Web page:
Formerly an email newsletter about all things NFL, it's now a blog about all things NFL, but mostly all things Dallas Cowboys. Probably with a dose of politics, food, and college football.

Wednesday, September 21, 2005

Trick play timing

Sean Payton is taking some grief about the playcalling Monday night. Whether it was too conservative is debatable, and if it was, I’d wager it was on orders from Parcells.

But one thing Payton certainly got right was the flea flicker call. It was in the third quarter, and Dallas had been consistently running the ball. They hadn’t had great success with the run, but they stuck with it. Then when they had sufficiently lulled Washington into playing the run, Payton called the flea flicker.

It seems like for the last decade or more, teams ran trick plays early in the game. It makes no sense. Trick plays, like reverses and flea flickers, are predicated not only on deceit, but on the aggression of the opponent.

If you haven’t established the run, why would the defense sell out to stop it, thereby setting up your reverse? Early in the game, the defense is thinking about it. They’re not leg or mind-weary enough to lose discipline.

But later in the game, they might be thinking only about stopping the run while they’re gasping for air. Forget about the backside if they know that must control the front side.

Trick plays can’t just be called. They have to be set up. And Dallas did that right Monday night.

Monday, September 19, 2005

What the hell just happened?

I blame Roy Williams, though he wasn’t the only one. Bledsoe could have made a pass. Crayton could have held on and gotten the first down. Flozell Adams didn’t have to hold. Jose “The Hook” Cortez could have made that first FG.

But great players make great plays – all of them. Roy Williams made a lot of plays, but he didn’t make the ones he really needed to make. The late ones. The important ones.

He and Aaron Glenn teamed up to allow two long TDs in the last four minutes to lose the game. That’s what it boils down to. Those plays lost the game, and it was Roy Williams who didn’t make them.

There’s not a whole lot else to break down. Two plays. They ruined what could have been a really nice night. If I were to break down a third play, it would be the one where Roy let an INT go through his hands just before the first TD. That was not a tough catch, and he didn't make it.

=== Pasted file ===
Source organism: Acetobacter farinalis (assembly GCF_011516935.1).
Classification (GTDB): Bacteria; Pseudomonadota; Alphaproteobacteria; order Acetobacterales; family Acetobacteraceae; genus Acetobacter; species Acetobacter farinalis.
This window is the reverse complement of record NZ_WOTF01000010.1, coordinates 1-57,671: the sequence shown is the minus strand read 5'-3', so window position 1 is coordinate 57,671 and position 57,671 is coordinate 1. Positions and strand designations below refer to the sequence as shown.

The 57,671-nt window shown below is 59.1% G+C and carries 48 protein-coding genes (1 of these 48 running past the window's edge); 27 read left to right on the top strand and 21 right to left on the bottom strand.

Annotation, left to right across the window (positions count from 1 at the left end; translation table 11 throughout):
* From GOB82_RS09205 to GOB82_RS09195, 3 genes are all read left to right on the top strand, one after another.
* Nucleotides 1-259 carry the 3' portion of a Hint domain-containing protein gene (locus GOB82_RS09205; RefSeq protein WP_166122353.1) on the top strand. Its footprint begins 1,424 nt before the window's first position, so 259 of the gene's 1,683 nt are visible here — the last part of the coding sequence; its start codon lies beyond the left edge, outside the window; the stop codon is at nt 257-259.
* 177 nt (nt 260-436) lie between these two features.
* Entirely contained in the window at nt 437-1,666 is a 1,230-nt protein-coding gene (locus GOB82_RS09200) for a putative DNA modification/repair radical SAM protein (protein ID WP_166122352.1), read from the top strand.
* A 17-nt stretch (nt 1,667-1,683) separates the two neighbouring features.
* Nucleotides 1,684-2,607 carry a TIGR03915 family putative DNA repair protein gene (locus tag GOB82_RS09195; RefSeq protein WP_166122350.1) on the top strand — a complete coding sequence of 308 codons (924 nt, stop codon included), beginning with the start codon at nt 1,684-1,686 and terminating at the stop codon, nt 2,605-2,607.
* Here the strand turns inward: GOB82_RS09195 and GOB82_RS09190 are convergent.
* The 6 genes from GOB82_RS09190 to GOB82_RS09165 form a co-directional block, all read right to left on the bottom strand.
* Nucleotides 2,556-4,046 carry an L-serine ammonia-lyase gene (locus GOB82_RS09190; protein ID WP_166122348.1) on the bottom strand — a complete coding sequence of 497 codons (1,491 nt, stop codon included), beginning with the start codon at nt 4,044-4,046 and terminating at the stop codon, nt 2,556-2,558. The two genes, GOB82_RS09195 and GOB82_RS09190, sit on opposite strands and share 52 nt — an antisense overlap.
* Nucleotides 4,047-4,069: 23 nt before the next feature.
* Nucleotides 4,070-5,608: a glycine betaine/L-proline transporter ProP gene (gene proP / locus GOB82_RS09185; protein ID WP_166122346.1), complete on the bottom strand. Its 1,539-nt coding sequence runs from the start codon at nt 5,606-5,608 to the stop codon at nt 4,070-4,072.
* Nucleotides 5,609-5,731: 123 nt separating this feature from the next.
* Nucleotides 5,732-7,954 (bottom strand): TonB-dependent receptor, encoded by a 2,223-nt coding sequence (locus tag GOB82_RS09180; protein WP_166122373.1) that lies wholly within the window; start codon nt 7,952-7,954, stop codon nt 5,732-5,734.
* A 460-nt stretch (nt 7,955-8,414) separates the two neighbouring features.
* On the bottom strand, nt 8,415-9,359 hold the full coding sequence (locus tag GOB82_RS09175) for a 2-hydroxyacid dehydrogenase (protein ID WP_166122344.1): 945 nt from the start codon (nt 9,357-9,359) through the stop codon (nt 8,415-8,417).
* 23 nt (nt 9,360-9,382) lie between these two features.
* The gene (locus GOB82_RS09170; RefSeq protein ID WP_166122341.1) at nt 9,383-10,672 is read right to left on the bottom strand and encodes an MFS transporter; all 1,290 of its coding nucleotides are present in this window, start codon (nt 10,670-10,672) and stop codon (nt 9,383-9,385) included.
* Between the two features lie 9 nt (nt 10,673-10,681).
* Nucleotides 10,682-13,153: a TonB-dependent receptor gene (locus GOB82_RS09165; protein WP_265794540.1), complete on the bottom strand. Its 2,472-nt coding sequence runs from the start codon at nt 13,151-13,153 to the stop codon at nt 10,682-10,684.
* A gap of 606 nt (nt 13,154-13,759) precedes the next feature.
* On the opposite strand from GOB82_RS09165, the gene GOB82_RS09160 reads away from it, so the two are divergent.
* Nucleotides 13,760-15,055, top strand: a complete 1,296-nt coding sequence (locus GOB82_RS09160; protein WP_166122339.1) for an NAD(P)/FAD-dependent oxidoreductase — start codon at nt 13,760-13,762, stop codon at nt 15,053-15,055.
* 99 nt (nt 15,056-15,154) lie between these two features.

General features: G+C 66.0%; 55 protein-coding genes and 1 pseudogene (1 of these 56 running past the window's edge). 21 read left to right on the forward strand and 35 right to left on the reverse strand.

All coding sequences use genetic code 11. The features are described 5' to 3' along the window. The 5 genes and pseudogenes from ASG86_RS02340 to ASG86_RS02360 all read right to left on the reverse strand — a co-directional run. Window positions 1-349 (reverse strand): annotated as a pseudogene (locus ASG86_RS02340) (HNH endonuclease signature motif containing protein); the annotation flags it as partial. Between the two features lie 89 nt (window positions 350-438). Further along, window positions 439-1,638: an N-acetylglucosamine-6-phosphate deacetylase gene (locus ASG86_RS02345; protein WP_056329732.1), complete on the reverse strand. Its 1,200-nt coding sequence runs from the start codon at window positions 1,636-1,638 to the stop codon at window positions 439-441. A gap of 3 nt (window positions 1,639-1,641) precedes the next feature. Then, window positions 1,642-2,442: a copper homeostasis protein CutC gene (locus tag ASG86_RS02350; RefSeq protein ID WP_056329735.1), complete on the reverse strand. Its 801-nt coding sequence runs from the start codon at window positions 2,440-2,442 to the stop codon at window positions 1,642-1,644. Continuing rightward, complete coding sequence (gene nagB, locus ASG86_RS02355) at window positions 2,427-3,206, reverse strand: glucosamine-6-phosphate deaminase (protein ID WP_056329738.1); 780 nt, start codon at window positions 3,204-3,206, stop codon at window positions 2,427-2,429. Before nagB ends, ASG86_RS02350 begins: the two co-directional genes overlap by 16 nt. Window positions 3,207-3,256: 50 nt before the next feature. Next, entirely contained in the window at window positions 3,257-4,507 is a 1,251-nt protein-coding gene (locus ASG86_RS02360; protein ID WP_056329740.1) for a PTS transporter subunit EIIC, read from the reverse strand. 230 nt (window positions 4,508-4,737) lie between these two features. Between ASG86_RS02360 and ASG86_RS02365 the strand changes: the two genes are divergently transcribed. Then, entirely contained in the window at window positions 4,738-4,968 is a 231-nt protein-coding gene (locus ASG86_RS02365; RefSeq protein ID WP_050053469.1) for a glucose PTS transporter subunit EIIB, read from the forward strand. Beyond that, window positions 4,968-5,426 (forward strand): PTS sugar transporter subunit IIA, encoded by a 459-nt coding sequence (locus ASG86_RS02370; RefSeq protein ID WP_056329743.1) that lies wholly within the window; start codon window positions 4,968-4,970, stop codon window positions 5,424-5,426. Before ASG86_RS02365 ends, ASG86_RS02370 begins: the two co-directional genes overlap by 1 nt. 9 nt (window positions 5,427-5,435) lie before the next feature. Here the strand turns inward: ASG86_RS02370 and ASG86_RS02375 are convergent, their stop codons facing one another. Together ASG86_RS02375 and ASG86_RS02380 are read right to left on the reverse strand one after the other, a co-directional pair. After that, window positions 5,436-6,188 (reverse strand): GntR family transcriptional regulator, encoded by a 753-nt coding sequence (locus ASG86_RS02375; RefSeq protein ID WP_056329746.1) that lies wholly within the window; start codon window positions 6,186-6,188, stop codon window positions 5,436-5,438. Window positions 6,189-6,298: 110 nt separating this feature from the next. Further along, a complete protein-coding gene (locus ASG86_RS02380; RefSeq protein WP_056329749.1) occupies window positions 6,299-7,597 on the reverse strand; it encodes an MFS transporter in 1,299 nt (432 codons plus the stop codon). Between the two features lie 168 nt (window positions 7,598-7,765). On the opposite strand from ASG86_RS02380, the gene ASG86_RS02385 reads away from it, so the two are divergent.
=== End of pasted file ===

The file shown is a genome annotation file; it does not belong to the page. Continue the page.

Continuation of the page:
Sean Payton, who I don’t trust, called a terrific game. I think he kept the Washington defense at bay by attacking the edges early, and using short drops by Bledsoe. Early in the game it was clear they weren’t going to let Bledsoe take deep drops and become a target.

The OL protected well, and the game plan was working. They moved the ball well enough, but couldn’t sustain enough drives.

Every Cowboys fan had to get queasy when they flashed that stat about Parcells being 77-0 when leading by 13 in the 4th quarter. What an idiotic stat to show. But it was shown for a reason – the jinx.

The only other meaningful observation I have is that sideline reporter Sam Ryan looks very, very serious, and has a freakishly large set of lower teeth. I don’t mean the individual teeth are large, but that she’s got a row of about 36 teeth there. She'd have a helluva smile if she wasn't so deadly serious reporting "news" like pulled hammies.

BZZZZ! Star Players and Hall of Famers working the phones

I hate to be that jackass again, and I’m sure lots of money was raised for hurricane relief, but I’m calling BS on the NFL players and execs working the phones, on several counts.

1 – What was with the phones? My Mom hasn’t had a phone like that since the 80’s. Who would use a phone like that? If it was f’real, they would have had headsets and…

b) – Keyboards. Yeah, right, they were manually filling out these forms. I’m sure that’s a very efficient and accurate way to record the information they were fake-getting over the phones they were trying to hold up to their ears.

III. – Fake filling out the forms. Back in high school I was in some organization that volunteered to work the phones during the Public TV auction or telethon thing they did. We were instructed to make it look like we were all busy. There was about 10 of us, and we got, I don’t remember exactly, about two calls an hour. But when the camera came on, they had this…

(D) – Fake ringer. And when the fake ringer went off, one of us was supposed to pick up our phone and pretend to be taking a pledge. To their credit I suppose, the fake ringer the NFL employed was also from the 80’s to match the phones. It could have been a real “ringy” one from the 70’s. Gifford was clearly faking filling out his form, because he’s older than 80% of the franchises in the NFL and doesn’t understand the concept of making it look good.

Nice enough gesture, but I would have taken their word for it if they just told me there were real players answering the phones.

OK, I wouldn’t have taken their word for it, but this left no doubt.